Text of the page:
Nalbuphine is a mixed opioid agonist/antagonist analgesic. It labels mu receptors most potently where it acts as an antagonist. Nalbuphine is analgesic in the tail-flick assay after systemic (ED50, 41.8 mg/kg s.c.), i.c.v. (ED50, 21.3 μg) or intrathecal administration (ED50, 11.2 μg). Analgesia elicited by systemic nalbuphine was reversed by nor- binaltorphimine, but not by β-funaltrexamine or naltrindole despite their ability to antagonize morphine and [D-Pen2, D-Pen5]enkephalin analgesia, respectively. This insensitivity toward β-funaltrexamine and naltrindole argued strongly against either a mu or delta component of analgesia. Nor- binaltorphimine antagonized systemic nalbuphine analgesia over 10-fold more potently after intrathecal injection of the antagonist than after i.c.v. administration, implying a role for kappa1 receptors at the spinal level. The presence of analgesic cross-tolerance between nalbuphine and both naloxone benzoylhydrazone and nalorphine indicated an analgesic role for kappa3 receptors, which act supraspinally. Additional studies revealed synergistic interactions between spinal kappa1 and supraspinal kappa3 receptors when nalbuphine was given both intrathecally and i.c.v. In conclusion, these studies suggest that nalbuphine elicits analgesia through a complex interaction of supraspinal kappa3 and spinal kappa1 mechanisms.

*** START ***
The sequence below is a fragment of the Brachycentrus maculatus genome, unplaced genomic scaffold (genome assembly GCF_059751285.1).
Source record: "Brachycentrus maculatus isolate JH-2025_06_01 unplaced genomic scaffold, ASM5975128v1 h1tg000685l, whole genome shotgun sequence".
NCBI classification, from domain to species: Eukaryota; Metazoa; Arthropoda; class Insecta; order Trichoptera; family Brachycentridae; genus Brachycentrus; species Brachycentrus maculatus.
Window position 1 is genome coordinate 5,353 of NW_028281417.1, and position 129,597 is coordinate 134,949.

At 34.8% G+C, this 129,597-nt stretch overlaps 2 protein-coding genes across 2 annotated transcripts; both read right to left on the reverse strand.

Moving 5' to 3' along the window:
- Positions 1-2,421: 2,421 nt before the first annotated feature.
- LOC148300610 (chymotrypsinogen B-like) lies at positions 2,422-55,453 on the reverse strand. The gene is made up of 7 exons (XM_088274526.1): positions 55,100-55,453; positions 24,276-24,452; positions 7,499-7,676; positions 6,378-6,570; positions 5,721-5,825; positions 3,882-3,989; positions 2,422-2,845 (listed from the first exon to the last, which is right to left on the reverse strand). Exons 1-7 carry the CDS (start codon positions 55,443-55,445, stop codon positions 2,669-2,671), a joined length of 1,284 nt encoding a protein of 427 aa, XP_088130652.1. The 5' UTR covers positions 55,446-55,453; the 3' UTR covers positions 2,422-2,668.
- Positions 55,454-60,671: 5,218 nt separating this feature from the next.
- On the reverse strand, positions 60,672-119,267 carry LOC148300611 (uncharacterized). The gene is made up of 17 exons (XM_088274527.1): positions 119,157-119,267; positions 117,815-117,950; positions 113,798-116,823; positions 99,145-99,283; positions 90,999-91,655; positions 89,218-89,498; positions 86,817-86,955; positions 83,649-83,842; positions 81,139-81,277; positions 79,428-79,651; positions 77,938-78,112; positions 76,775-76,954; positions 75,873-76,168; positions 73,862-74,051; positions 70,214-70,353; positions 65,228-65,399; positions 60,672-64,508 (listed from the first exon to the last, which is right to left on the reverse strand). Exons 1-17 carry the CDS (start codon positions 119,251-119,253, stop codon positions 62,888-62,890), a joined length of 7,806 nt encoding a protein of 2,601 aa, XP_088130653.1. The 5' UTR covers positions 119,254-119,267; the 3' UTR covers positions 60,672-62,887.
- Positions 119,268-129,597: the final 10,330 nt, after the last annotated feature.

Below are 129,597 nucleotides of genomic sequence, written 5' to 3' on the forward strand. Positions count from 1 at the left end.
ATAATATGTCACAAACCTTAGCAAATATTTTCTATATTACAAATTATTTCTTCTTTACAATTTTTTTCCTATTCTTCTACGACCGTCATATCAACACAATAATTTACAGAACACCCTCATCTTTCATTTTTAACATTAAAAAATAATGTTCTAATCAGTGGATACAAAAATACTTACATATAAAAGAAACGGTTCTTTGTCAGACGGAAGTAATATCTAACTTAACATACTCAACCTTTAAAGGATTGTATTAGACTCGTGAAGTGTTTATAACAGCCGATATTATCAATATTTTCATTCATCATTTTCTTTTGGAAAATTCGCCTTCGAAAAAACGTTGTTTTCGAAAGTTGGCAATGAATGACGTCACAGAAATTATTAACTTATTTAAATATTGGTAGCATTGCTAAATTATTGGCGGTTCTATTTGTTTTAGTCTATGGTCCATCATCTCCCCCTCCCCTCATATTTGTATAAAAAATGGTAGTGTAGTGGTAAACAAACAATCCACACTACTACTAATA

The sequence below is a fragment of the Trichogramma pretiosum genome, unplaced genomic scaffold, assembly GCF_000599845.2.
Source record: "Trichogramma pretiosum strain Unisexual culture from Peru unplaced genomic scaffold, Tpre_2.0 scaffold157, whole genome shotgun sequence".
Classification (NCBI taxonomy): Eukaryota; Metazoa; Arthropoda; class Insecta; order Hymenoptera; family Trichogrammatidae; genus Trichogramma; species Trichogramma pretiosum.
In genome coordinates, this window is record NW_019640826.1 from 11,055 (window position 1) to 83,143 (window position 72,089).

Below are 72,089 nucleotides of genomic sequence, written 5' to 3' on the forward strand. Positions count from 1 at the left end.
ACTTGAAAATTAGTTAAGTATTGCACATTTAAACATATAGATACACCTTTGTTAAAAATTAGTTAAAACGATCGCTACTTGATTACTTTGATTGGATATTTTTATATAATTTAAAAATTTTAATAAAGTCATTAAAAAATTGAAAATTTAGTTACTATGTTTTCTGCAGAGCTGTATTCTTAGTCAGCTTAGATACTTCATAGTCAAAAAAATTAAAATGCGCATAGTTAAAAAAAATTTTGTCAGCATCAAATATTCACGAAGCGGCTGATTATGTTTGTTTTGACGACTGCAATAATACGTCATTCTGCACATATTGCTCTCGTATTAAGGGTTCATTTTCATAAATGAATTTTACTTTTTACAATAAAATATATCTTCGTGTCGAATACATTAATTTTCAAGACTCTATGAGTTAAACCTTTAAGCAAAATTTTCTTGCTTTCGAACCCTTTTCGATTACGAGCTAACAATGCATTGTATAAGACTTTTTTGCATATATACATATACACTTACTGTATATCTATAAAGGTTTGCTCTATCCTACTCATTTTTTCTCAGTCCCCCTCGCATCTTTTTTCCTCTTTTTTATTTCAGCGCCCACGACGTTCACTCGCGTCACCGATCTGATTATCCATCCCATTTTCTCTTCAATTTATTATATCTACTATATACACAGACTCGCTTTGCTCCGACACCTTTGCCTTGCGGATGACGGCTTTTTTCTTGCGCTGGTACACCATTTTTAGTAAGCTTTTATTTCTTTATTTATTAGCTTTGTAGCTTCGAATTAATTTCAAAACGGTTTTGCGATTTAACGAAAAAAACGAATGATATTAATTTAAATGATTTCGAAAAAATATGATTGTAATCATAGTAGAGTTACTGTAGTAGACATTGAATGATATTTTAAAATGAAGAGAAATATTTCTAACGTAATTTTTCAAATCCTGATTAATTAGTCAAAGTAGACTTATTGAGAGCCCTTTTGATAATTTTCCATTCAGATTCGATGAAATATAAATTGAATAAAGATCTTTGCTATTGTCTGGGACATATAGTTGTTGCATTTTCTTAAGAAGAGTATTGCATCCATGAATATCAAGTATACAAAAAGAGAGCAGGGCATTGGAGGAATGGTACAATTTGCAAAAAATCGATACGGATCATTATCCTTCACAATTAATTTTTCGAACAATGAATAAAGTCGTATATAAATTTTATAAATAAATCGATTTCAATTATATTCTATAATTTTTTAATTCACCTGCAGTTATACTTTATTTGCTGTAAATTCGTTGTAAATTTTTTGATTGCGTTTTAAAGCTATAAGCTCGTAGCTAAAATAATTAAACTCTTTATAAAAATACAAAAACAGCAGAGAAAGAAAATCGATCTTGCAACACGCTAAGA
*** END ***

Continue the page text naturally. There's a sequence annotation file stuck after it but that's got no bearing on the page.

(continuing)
|Number of pages||7|
|Journal||Journal of Pharmacology and Experimental Therapeutics|
|State||Published - 1992|